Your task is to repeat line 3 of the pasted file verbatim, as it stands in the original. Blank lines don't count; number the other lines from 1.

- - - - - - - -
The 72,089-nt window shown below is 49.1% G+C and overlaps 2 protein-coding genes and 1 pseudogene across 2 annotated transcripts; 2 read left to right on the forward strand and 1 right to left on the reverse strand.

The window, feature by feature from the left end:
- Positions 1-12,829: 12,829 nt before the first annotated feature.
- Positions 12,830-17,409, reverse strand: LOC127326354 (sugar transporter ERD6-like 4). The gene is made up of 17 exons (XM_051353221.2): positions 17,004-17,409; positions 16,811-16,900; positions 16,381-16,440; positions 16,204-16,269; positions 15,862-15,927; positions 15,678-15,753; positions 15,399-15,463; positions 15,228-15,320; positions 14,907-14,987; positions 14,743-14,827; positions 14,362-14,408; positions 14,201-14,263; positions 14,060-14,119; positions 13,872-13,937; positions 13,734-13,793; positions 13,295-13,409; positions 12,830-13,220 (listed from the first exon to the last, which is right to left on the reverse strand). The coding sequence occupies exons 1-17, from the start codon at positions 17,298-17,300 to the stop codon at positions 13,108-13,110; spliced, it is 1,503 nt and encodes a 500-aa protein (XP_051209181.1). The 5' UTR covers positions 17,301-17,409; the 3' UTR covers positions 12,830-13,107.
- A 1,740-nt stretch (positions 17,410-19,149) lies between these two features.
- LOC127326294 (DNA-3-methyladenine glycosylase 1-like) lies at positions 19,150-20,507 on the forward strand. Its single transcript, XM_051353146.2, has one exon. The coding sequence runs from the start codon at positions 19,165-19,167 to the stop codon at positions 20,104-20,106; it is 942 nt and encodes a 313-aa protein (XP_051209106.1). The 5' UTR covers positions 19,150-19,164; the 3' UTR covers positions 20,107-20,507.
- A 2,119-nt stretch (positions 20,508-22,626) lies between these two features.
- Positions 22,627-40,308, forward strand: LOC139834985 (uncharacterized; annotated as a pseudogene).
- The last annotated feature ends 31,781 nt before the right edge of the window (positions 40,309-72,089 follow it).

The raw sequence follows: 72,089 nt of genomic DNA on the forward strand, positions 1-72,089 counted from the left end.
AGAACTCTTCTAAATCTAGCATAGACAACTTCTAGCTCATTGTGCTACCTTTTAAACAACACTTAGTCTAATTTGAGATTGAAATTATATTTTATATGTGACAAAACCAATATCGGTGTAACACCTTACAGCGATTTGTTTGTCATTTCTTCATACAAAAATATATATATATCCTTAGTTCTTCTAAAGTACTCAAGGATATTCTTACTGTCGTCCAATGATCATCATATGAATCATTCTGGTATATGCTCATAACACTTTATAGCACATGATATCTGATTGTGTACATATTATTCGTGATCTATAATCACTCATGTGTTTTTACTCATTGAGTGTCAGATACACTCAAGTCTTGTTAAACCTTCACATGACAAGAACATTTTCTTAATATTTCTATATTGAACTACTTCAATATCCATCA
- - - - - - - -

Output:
- Positions 1-12,829: 12,829 nt before the first annotated feature.